“Without that help I would not have given myself much of a chance, released into the climate of a European recession – certainly reoffending is the easiest route.

“Ms Warburton told me for our relationship to work there had to be transparency. Initially I had weekly appointments, but I’ve always known her door is open.

“She put me in touch with a range of organisations such as ADS that have helped get me involved in the community and kept me active.

“I’ve never viewed probation as a hindrance, for me it’s been a great aid and a great help – and that includes everyone from the receptionists at Bolton through to all the probation officers I’ve seen.”

Bernie praised Stuart for the progress he had made and said meeting him prior to his parole hearing helped establish a good rapport that subsequently has paid dividends.

She added: “The Restorative Justice conference was the most emotional event I have taken part in during my career, it was clear the promise Stuart made really meant something. The conference visibly showed me how Stuart’s empathy has developed.

“As with anyone completing a life sentence, reintegration into the community is tough. By meeting him early I got to know him, know how he presents and therefore I had a means of measuring him.

“I’ve always involved him in supervision and in identifying what his risks are and got him involved every step of the way.

“He really has turned his life around.”

Case Study - Alana

Alana is one of a growing number of people from across Greater Manchester to have taken part in a restorative justice conference after having fallen victim to crime.

Bolton probation has four members of staff trained in organising the meetings, which involve the victim and offender meeting to discuss the crime’s impact.

The conference only takes place after all parties have agreed to participate and have been properly prepared by a trained facilitator.

Alana, who is a pensioner from Bolton, had her purse stolen by a burglar who pinched it from her kitchen. It included a gift from her granddaughter of a silver heart necklace which was of great sentimental value.

She said: “It felt personal. I had quite a lot of mixed emotions because he had come into my house.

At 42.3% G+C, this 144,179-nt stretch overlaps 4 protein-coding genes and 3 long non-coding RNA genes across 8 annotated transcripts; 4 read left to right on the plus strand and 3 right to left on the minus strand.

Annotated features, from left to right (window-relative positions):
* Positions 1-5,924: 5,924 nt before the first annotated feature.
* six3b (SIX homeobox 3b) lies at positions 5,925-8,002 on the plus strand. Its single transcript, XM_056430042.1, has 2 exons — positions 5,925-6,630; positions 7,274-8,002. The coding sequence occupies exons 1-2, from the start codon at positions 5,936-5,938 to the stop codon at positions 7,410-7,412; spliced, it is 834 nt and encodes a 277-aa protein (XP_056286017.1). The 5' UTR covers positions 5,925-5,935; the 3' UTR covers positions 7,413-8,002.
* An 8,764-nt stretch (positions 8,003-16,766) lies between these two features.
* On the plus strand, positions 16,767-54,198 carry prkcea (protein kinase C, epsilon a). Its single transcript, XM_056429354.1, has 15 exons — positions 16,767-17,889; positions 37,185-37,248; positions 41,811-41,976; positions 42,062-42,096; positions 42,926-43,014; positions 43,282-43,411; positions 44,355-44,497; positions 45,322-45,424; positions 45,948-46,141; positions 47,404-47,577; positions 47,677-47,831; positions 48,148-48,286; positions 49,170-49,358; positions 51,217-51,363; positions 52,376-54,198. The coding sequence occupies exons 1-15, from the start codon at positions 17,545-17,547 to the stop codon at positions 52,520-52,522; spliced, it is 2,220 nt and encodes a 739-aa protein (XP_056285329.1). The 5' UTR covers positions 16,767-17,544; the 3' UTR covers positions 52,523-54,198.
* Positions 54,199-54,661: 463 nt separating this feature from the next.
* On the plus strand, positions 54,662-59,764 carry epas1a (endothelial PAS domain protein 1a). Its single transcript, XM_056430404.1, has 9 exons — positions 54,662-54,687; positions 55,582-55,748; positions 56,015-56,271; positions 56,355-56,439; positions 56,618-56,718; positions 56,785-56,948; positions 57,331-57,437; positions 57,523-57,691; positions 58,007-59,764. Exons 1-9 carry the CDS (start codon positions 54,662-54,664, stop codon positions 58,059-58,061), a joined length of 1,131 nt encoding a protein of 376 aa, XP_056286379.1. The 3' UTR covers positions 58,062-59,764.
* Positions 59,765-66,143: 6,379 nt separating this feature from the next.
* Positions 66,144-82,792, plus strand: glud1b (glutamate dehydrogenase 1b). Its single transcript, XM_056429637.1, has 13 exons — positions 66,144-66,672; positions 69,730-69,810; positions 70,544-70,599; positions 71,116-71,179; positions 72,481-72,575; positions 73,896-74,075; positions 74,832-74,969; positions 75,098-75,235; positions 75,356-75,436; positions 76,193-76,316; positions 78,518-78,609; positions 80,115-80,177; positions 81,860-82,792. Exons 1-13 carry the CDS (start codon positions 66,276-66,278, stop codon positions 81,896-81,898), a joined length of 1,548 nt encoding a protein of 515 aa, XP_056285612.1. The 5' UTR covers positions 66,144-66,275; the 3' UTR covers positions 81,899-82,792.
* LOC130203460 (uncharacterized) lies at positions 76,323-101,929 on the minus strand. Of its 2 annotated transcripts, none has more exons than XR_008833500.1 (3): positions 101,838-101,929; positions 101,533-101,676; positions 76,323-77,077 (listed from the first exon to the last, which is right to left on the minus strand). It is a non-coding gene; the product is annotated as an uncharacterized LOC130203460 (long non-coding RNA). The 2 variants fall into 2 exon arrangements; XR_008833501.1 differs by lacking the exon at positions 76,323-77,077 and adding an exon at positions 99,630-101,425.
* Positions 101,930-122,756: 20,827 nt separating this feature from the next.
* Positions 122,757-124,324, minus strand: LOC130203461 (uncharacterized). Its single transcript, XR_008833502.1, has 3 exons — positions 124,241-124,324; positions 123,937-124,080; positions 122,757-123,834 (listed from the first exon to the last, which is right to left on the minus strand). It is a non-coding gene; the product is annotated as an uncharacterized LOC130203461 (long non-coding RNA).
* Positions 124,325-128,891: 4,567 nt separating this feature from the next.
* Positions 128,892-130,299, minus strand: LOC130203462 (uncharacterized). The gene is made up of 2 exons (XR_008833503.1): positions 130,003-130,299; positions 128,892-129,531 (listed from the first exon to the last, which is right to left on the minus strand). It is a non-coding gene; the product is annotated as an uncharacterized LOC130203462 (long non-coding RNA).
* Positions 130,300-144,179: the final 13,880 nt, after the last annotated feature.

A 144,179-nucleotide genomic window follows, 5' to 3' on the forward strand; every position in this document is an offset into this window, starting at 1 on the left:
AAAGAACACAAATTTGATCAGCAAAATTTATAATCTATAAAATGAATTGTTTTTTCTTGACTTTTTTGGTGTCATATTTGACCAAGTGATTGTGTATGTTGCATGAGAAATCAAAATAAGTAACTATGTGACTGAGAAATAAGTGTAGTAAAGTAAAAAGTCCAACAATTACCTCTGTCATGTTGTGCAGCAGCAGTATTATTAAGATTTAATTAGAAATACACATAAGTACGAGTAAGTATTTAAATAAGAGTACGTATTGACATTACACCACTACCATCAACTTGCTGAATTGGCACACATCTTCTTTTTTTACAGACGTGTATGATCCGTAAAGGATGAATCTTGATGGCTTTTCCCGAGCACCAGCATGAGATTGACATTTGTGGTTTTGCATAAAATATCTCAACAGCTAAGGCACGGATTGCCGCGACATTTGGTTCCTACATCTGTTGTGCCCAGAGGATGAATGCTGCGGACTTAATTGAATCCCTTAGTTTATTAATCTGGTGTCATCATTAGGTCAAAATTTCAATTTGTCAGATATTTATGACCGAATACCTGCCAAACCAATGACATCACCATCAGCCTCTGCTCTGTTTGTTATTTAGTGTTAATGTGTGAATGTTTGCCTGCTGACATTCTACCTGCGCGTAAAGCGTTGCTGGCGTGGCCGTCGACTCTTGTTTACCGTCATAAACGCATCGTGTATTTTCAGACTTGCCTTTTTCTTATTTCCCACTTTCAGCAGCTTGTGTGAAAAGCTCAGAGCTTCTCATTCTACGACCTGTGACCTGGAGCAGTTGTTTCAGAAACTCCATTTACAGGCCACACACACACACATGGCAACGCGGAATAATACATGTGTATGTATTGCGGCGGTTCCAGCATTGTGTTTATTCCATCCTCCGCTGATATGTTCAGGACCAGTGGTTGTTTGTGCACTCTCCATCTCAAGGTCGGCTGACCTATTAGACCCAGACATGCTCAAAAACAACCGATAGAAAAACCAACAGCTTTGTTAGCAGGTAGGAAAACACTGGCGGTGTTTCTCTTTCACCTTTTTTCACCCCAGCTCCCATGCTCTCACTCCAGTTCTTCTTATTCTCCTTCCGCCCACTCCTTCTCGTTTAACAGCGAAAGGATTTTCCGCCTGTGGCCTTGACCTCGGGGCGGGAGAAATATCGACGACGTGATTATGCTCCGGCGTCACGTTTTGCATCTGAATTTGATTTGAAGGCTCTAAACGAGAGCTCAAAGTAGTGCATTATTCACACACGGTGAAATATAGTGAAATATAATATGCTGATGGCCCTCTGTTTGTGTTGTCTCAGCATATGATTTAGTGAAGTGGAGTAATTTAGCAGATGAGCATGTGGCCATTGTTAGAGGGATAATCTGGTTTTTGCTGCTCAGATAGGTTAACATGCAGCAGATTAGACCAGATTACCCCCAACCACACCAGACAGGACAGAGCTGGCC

“Initially I felt bewildered, ‘where is my purse?’, ‘has my husband shifted it?’, ‘did we lock the door?’ and you start doubting yourself.

“I called the police and I got panicky thinking about my credit cards having been stolen.”

The police interview made Alana feel worse. Finger prints were found and later her purse – which had been emptied – was recovered from a dog foul bin.

She said: “We were both worried about not having locked the door, but I also felt damn lucky that I hadn’t disturbed the burglar. What if he’d have been 6ft 6in and carrying a weapon?

“For quite sometime after, we both checked the doors were locked time and again because we were worried.”

The offender was caught and initially denied the crime, so Alana and her husband had to prepare themselves for the stress of the case going to trial.

He changed his plea and was jailed for a number of offences. It was then that probation officer Dave Ankers and police office Joe Gallagher visited Alana to ask if she wished to take part in a restorative justice conference.

She said: “I wanted to know his motivation for taking part, whether or not he was doing it to get his sentence lowered.

“Once I found it was sincere, I wanted to do it because I thought it might give him the chance to get his act together. I felt I ought to do it for him.”

Alana was briefed and a date was arranged for her and her son-in-law to visit the offender at Forest Bank prison.

She said: “I was nervous, I’ve never been to a prison and they are intimidating.”

The offender explained that he had waited in her garden, had seen Alana unlock the door and then go to draw the blinds, and had opened the back door to snatch the purse.

Alana said: “I told him I felt violated, shocked. I told him about the silver heart in my purse and how I’d told my granddaughter that I always carried her heart around with me, and that it being stolen upset me more than the money.

“That made him cry, I was surprised and felt some sympathy for him.

“We had a good chat. I told him when he came out he had to get his act together and that it wouldn’t be a bed of roses for him, so asked him how he planned to get a job.”

The offender told Alana he had been thrown out of his home by his parents the night before the offence and was cold, tired and hungry when he stole the purse.

Alana said: “He told me he had two little boys. I told him I hadn’t come to upset him, but wanted him to sort himself out so he could set his children a good example -otherwise they’d end up in jail too.

“He apologised, and promised me it was a genuine apology – so I told him that I forgave him.”

Six restorative justice conferences have taken place in Bolton this year, and more are planned.

Dave said: “I pride myself on being able to get the offender to appreciate the affect their crime has on the victim, but nothing I do can replicate what Alana achieved during her meeting.

“I have worked with the offender before, I know his tears were genuine. With hope, the conference will have helped him understand the impact crime can have and to address his behaviour so that he doesn’t re-offend.

“It also helped Alana address the questions she had. She had been worried about whether it had been their fault for leaving the door open and also worried about whether the offender could have attacked her.

“The fact the conference put her mind at rest as well as gave the offender added motivation illustrates just how effective it was.”